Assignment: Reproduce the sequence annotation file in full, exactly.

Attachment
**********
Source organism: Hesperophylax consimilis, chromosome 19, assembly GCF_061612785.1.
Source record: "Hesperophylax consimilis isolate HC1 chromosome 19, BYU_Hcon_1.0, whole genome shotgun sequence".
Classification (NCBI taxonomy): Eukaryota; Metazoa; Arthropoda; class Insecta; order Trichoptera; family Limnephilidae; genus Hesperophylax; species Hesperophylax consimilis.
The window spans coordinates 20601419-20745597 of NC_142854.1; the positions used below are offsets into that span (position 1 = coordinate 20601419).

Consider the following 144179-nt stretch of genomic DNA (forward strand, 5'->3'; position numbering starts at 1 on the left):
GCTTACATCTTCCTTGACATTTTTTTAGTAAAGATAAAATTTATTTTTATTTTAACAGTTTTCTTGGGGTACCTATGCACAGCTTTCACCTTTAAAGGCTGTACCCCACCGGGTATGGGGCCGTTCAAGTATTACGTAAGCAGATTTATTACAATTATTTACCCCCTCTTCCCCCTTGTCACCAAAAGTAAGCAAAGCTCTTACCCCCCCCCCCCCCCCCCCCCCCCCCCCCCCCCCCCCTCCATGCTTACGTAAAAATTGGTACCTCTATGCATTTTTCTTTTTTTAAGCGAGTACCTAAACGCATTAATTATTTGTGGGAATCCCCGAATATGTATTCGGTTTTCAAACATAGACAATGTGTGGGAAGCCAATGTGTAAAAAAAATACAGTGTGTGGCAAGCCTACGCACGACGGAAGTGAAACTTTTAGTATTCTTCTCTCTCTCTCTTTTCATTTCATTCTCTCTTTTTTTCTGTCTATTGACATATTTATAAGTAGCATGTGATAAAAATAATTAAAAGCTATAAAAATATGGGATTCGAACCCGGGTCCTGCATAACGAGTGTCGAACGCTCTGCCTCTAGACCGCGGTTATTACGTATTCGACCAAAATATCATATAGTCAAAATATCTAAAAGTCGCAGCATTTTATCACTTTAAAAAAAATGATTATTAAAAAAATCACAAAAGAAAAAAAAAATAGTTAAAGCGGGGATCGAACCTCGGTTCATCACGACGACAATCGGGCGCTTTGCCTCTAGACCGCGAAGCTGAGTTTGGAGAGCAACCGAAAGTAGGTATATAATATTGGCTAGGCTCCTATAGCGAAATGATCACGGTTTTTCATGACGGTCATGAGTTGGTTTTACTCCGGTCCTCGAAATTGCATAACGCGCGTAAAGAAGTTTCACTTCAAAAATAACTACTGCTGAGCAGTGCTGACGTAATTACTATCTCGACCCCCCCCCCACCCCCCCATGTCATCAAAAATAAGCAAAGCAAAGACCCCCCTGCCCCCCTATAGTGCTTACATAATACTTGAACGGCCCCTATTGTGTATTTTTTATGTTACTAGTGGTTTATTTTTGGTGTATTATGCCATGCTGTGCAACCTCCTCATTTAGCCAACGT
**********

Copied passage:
Source organism: Hesperophylax consimilis, chromosome 19, assembly GCF_061612785.1.
Source record: "Hesperophylax consimilis isolate HC1 chromosome 19, BYU_Hcon_1.0, whole genome shotgun sequence".
Classification (NCBI taxonomy): Eukaryota; Metazoa; Arthropoda; class Insecta; order Trichoptera; family Limnephilidae; genus Hesperophylax; species Hesperophylax consimilis.
The window spans coordinates 20601419-20745597 of NC_142854.1; the positions used below are offsets into that span (position 1 = coordinate 20601419).

Consider the following 144179-nt stretch of genomic DNA (forward strand, 5'->3'; position numbering starts at 1 on the left):
GCTTACATCTTCCTTGACATTTTTTTAGTAAAGATAAAATTTATTTTTATTTTAACAGTTTTCTTGGGGTACCTATGCACAGCTTTCACCTTTAAAGGCTGTACCCCACCGGGTATGGGGCCGTTCAAGTATTACGTAAGCAGATTTATTACAATTATTTACCCCCTCTTCCCCCTTGTCACCAAAAGTAAGCAAAGCTCTTACCCCCCCCCCCCCCCCCCCCCCCCCCCCCCCCCCCCCTCCATGCTTACGTAAAAATTGGTACCTCTATGCATTTTTCTTTTTTTAAGCGAGTACCTAAACGCATTAATTATTTGTGGGAATCCCCGAATATGTATTCGGTTTTCAAACATAGACAATGTGTGGGAAGCCAATGTGTAAAAAAAATACAGTGTGTGGCAAGCCTACGCACGACGGAAGTGAAACTTTTAGTATTCTTCTCTCTCTCTCTTTTCATTTCATTCTCTCTTTTTTTCTGTCTATTGACATATTTATAAGTAGCATGTGATAAAAATAATTAAAAGCTATAAAAATATGGGATTCGAACCCGGGTCCTGCATAACGAGTGTCGAACGCTCTGCCTCTAGACCGCGGTTATTACGTATTCGACCAAAATATCATATAGTCAAAATATCTAAAAGTCGCAGCATTTTATCACTTTAAAAAAAATGATTATTAAAAAAATCACAAAAGAAAAAAAAAATAGTTAAAGCGGGGATCGAACCTCGGTTCATCACGACGACAATCGGGCGCTTTGCCTCTAGACCGCGAAGCTGAGTTTGGAGAGCAACCGAAAGTAGGTATATAATATTGGCTAGGCTCCTATAGCGAAATGATCACGGTTTTTCATGACGGTCATGAGTTGGTTTTACTCCGGTCCTCGAAATTGCATAACGCGCGTAAAGAAGTTTCACTTCAAAAATAACTACTGCTGAGCAGTGCTGACGTAATTACTATCTCGACCCCCCCCCCACCCCCCCATGTCATCAAAAATAAGCAAAGCAAAGACCCCCCTGCCCCCCTATAGTGCTTACATAATACTTGAACGGCCCCTATTGTGTATTTTTTATGTTACTAGTGGTTTATTTTTGGTGTATTATGCCATGCTGTGCAACCTCCTCATTTAGCCAACGT